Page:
"Insights from Industry" is a dynamic series of interviews at the cutting edge of the medical industry.
Every interviewee is a leader in their particular field and is handpicked to give an informative and accessible
insight into their chosen field. These interviews are guaranteed to keep you in the know in a rapidly changing industry.
Well, the central dogma of biology states that DNA makes RNA and RNA makes proteins. However, there are many different types of RNAs, and only one of them, the messenger RNA (mRNA), gives rise to proteins. Some others don't make proteins at all.
In life science labs around the world the task of concentration of a solute in a solution is commonly achieved using evaporator technology. Such technologies are also widely used in the concentration of pharmaceutical / natural product preparations using an extraction, precipitation and drying of the crude active agent protocol.
Two application areas seeing a major surge for the Multisizer are in environmental research and for optimization of recombinant protein expression in the lab. An example of the former is work published last year by researchers at the University of Aalborg in Denmark. They used the Multisizer 4e instrument to count and size pathogenic E. coli and to study the ability of another environmental organism D. magna to reduce this pathogenic E. coli strain in the environment.
Jamf’s mission is very simple: we want to help organizations succeed with Apple devices. It's a very broad mission, Apple devices are getting used increasingly more in businesses, for example healthcare providers and in a variety of other industries, such as education. Our goal is to help them succeed with Apple devices to either empower their employees, empower their teachers or students, and help IT be more effective and efficient.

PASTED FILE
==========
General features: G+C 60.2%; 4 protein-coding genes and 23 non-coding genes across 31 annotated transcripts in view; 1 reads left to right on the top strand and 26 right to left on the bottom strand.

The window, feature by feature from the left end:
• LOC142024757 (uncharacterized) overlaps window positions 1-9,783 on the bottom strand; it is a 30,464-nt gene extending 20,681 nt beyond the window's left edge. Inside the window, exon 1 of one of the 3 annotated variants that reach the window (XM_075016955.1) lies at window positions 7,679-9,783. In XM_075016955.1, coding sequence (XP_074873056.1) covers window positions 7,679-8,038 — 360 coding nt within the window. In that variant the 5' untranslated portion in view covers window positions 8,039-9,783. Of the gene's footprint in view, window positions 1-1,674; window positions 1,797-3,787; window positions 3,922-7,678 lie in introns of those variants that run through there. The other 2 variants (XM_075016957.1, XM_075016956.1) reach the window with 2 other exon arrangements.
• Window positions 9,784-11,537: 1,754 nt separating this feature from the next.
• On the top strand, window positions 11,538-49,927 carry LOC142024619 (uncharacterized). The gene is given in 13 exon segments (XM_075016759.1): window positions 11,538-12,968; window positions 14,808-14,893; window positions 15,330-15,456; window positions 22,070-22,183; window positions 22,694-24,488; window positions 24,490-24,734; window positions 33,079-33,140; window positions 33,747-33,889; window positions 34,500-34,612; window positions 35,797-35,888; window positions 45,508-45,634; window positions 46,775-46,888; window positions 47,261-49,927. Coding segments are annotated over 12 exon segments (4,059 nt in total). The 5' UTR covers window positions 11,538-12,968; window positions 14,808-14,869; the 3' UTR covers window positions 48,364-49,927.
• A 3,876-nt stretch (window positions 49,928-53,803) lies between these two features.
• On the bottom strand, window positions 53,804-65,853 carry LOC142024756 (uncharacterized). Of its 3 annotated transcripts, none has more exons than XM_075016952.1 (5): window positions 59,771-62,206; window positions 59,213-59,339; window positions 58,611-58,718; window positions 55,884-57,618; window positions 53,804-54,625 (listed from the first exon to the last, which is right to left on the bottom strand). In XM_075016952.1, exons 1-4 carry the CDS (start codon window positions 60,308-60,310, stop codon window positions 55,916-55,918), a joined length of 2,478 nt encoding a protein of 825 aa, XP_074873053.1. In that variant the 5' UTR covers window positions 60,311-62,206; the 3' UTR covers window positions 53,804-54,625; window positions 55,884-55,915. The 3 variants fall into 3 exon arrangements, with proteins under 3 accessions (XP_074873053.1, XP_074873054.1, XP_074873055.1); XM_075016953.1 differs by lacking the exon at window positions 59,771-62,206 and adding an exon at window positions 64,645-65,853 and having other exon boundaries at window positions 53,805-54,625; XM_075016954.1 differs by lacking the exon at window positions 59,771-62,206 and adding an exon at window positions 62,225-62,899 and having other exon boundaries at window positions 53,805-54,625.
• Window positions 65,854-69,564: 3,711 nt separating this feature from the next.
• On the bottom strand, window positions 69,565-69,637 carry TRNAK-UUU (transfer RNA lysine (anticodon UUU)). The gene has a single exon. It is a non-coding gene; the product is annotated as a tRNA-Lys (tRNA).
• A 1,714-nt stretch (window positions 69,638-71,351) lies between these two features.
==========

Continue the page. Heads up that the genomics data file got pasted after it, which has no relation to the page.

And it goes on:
Augmedix is a Google Glass-powered remote scribe service that frees doctors from 3 hours of mandated charting and documentation each day.
The global biopreservation market was valued at $2 billion in 2015 and is expected to reach $3.7B US by 2020. Z-SC1 is operating in the biopreservation equipment segment of this market, especially dealing with mechanical freezers.
The traditional device manufacturers used by doctors such as Welch Allyn, Keeler and Heine aren’t digital. It means that they have an external light source (with a battery) and are used to look into the ears but the doctors can’t capture the images.
These prosthetics are a big change from traditional models. The knees are designed with a programmable computer that is built in to the joint. This battery powered technology continuously controls both the swing and the stance phase of the prosthetic through real time data that the computer receives from its built-in sensors.
The Phenome Center Birmingham is a large, state-of-the-art, £8M metabolic phenotyping facility that has been established as part of a stratified medicine initiative led by the Medical Research Council. It is mainly located in the School of Biosciences